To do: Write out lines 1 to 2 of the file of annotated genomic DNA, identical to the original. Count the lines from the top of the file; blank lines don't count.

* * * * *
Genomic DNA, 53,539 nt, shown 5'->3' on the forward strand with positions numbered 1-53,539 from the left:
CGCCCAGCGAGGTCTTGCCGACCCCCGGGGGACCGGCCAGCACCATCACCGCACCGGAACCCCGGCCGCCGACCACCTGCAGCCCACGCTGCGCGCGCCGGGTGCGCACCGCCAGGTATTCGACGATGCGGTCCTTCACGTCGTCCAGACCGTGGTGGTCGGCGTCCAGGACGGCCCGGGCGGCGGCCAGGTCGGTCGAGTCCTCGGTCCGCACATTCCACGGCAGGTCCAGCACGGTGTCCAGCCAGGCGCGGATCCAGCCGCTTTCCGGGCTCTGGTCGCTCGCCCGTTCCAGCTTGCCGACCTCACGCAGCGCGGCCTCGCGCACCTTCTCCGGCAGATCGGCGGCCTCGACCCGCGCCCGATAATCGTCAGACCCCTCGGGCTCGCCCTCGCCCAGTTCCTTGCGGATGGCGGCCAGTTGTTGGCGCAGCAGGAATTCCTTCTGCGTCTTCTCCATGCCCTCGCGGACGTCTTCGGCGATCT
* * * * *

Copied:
Genomic DNA, 53,539 nt, shown 5'->3' on the forward strand with positions numbered 1-53,539 from the left:
CGCCCAGCGAGGTCTTGCCGACCCCCGGGGGACCGGCCAGCACCATCACCGCACCGGAACCCCGGCCGCCGACCACCTGCAGCCCACGCTGCGCGCGCCGGGTGCGCACCGCCAGGTATTCGACGATGCGGTCCTTCACGTCGTCCAGACCGTGGTGGTCGGCGTCCAGGACGGCCCGGGCGGCGGCCAGGTCGGTCGAGTCCTCGGTCCGCACATTCCACGGCAGGTCCAGCACGGTGTCCAGCCAGGCGCGGATCCAGCCGCTTTCCGGGCTCTGGTCGCTCGCCCGTTCCAGCTTGCCGACCTCACGCAGCGCGGCCTCGCGCACCTTCTCCGGCAGATCGGCGGCCTCGACCCGCGCCCGATAATCGTCAGACCCCTCGGGCTCGCCCTCGCCCAGTTCCTTGCGGATGGCGGCCAGTTGTTGGCGCAGCAGGAATTCCTTCTGCGTCTTCTCCATGCCCTCGCGGACGTCTTCGGCGATCT